So that was my introduction to Fraggle Rock.  I loved those books; they were a good, solid introduction to the characters and the world and the whole cultural enviroment of Fraggle Rock.  The fact that they came to us via subscription was neat too; it was sort of like having a birthday every month.  I think my mom really loved reading them to us too (“us” meaning me and my younger brother); I got a kick a few years ago when my parents were visiting me in my old apartment, and I don’t remember specifically what triggered it, but we were playing cards, and for some reason my mom quoted at me, “Don’t worry, Mokey.  I’ll protect you!”  (A quote from the book Best Friends, although it definitely sounds like a line from the episode “Wonder Mountain.”)

So I became acquainted with the Fraggles through the books, but I only got to see them on TV twice: once, circa 1986-87, I was visiting at the house of a friend whose family DID have cable, and I saw one complete episode of Fraggle Rock: “Let the Water Run,” which I enjoyed very much, and it stuck with me for a long time after that.  Then, of course, the Fraggles appeared in “A Muppet Family Christmas” and sang “Pass It On.”  But that was pretty much it for me, as far as Fraggles went, for about 30 years.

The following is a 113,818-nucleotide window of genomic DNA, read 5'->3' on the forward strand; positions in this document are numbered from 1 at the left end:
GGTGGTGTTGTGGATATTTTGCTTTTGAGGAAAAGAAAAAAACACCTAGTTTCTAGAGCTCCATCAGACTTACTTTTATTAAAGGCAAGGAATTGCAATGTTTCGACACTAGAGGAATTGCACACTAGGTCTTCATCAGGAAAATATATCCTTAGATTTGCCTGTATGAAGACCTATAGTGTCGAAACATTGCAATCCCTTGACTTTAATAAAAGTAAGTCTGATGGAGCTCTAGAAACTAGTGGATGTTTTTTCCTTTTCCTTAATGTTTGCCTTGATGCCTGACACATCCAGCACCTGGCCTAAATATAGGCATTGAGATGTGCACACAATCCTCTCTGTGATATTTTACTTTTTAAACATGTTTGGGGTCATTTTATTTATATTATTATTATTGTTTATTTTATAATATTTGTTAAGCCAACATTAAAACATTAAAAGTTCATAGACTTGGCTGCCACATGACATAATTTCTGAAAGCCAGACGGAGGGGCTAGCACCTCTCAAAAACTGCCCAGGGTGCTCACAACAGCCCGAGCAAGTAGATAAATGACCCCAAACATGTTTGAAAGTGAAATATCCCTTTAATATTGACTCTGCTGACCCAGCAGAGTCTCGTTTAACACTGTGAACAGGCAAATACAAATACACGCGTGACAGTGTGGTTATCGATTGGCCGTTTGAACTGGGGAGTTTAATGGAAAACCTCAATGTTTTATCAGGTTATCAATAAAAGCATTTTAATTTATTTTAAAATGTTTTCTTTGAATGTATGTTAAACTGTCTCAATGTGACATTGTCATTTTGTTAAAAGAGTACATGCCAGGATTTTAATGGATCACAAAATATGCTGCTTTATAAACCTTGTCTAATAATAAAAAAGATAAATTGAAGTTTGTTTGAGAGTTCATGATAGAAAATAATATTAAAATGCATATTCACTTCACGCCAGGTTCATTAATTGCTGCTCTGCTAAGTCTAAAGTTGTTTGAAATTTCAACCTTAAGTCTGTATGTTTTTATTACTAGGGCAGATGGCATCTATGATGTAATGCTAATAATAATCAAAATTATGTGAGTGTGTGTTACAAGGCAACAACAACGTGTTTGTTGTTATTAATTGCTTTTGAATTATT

When I started getting involved in the online Muppet fan community circa 2011, I saw all these conversations that people were having about Fraggle Rock, and all their references and inside jokes that I didn’t understand, and their quoting song lyrics that I didn’t know…it made me feel kind of resentful.  I felt like everybody was having a big Fraggle party that I wasn’t invited to, and I was left out in the cold looking in.

Well, the 30th anniversary DVD set of Fraggle Rock came out right before my 33rd birthday, which meant that the previous DVD set had now been reduced in price so that I could justify the expense of buying it.  So I splurged on it as a birthday present to myself, and binge-watched it over the course of the entire weekend after my birthday (it was on a Friday that year).

It may well have been the best birthday I’ve ever had.

My first impression was that, for a 30-year-old TV show, it has stood up well to the test of time.  Granted, some of the Doc-and-Sprocket things are a little dated–I have to smile when Doc gets a new computer and brags that it has “64 kilobytes of RAM!”–but the Fraggles themselves are more or less timeless.